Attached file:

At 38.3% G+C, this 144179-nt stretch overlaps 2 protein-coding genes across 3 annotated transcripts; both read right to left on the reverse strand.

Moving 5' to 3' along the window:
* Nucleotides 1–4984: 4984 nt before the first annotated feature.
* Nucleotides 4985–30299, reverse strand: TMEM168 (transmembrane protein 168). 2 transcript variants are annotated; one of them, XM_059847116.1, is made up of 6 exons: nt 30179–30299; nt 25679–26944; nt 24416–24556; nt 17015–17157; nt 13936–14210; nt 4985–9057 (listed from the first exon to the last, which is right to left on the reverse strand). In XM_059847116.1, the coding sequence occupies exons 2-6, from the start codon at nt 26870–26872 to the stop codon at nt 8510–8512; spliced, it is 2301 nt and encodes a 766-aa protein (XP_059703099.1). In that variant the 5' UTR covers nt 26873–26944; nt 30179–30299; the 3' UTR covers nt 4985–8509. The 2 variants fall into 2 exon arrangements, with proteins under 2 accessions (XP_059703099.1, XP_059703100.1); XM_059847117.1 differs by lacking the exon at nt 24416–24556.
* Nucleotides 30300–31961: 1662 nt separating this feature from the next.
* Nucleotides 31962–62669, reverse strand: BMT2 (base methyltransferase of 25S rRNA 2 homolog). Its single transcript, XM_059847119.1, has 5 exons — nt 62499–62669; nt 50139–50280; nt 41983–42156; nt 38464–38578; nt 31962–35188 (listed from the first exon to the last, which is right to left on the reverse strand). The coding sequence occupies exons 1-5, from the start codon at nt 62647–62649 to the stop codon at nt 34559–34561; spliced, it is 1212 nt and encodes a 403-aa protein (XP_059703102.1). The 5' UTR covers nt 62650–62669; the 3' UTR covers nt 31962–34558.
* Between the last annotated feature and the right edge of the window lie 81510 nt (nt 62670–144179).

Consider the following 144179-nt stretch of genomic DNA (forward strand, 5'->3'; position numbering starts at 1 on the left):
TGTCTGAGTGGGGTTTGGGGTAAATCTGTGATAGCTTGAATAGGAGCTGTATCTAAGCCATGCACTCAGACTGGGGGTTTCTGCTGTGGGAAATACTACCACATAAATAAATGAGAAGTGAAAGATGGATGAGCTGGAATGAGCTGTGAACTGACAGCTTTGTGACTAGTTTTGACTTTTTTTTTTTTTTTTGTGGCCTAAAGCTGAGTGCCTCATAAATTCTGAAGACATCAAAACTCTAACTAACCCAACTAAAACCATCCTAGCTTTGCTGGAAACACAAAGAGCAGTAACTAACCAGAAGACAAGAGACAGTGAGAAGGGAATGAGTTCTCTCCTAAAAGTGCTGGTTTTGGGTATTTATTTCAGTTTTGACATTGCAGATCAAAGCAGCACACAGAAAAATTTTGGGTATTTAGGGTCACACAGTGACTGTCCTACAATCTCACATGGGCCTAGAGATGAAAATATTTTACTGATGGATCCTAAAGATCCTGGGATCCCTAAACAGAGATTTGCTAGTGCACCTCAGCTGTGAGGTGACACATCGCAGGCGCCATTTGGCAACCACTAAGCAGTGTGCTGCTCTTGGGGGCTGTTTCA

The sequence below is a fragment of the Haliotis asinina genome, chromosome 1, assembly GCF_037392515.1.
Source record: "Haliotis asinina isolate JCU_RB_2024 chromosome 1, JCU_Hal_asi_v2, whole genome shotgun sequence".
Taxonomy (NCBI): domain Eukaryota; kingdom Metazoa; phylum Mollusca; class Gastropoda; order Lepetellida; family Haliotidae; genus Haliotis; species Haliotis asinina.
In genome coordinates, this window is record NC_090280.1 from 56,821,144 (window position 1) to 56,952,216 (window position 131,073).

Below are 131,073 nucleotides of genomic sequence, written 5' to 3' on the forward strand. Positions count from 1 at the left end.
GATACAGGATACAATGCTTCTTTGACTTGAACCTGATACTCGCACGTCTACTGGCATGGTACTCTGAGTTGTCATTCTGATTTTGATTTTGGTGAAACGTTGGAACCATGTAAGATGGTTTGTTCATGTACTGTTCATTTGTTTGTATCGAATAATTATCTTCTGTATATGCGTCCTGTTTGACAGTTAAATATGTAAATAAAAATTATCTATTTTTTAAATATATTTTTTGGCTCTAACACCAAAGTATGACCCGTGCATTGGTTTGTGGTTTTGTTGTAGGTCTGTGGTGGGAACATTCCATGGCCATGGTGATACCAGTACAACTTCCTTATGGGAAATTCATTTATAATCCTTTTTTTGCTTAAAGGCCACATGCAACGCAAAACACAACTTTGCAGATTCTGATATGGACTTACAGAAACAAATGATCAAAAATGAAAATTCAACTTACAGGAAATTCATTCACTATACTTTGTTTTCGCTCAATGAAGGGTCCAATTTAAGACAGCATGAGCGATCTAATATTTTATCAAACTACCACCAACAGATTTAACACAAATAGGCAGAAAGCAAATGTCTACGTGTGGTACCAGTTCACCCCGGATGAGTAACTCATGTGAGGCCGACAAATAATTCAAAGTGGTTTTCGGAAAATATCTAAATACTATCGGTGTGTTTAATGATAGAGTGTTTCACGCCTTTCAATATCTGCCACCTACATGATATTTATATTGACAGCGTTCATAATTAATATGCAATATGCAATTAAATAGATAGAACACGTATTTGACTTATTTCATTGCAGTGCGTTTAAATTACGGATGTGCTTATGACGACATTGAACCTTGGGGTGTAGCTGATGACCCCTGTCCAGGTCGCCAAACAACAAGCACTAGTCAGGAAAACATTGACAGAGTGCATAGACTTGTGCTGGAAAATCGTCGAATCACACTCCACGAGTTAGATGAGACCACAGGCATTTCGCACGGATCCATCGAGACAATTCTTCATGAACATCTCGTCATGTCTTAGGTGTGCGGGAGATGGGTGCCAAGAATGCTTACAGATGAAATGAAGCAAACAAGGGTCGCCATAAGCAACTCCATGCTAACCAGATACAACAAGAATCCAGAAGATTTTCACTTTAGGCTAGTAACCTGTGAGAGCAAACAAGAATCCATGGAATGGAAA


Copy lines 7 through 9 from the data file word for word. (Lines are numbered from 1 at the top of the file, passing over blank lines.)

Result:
* Between the last annotated feature and the right edge of the window lie 81510 nt (nt 62670–144179).

Consider the following 144179-nt stretch of genomic DNA (forward strand, 5'->3'; position numbering starts at 1 on the left):
TGTCTGAGTGGGGTTTGGGGTAAATCTGTGATAGCTTGAATAGGAGCTGTATCTAAGCCATGCACTCAGACTGGGGGTTTCTGCTGTGGGAAATACTACCACATAAATAAATGAGAAGTGAAAGATGGATGAGCTGGAATGAGCTGTGAACTGACAGCTTTGTGACTAGTTTTGACTTTTTTTTTTTTTTTTGTGGCCTAAAGCTGAGTGCCTCATAAATTCTGAAGACATCAAAACTCTAACTAACCCAACTAAAACCATCCTAGCTTTGCTGGAAACACAAAGAGCAGTAACTAACCAGAAGACAAGAGACAGTGAGAAGGGAATGAGTTCTCTCCTAAAAGTGCTGGTTTTGGGTATTTATTTCAGTTTTGACATTGCAGATCAAAGCAGCACACAGAAAAATTTTGGGTATTTAGGGTCACACAGTGACTGTCCTACAATCTCACATGGGCCTAGAGATGAAAATATTTTACTGATGGATCCTAAAGATCCTGGGATCCCTAAACAGAGATTTGCTAGTGCACCTCAGCTGTGAGGTGACACATCGCAGGCGCCATTTGGCAACCACTAAGCAGTGTGCTGCTCTTGGGGGCTGTTTCA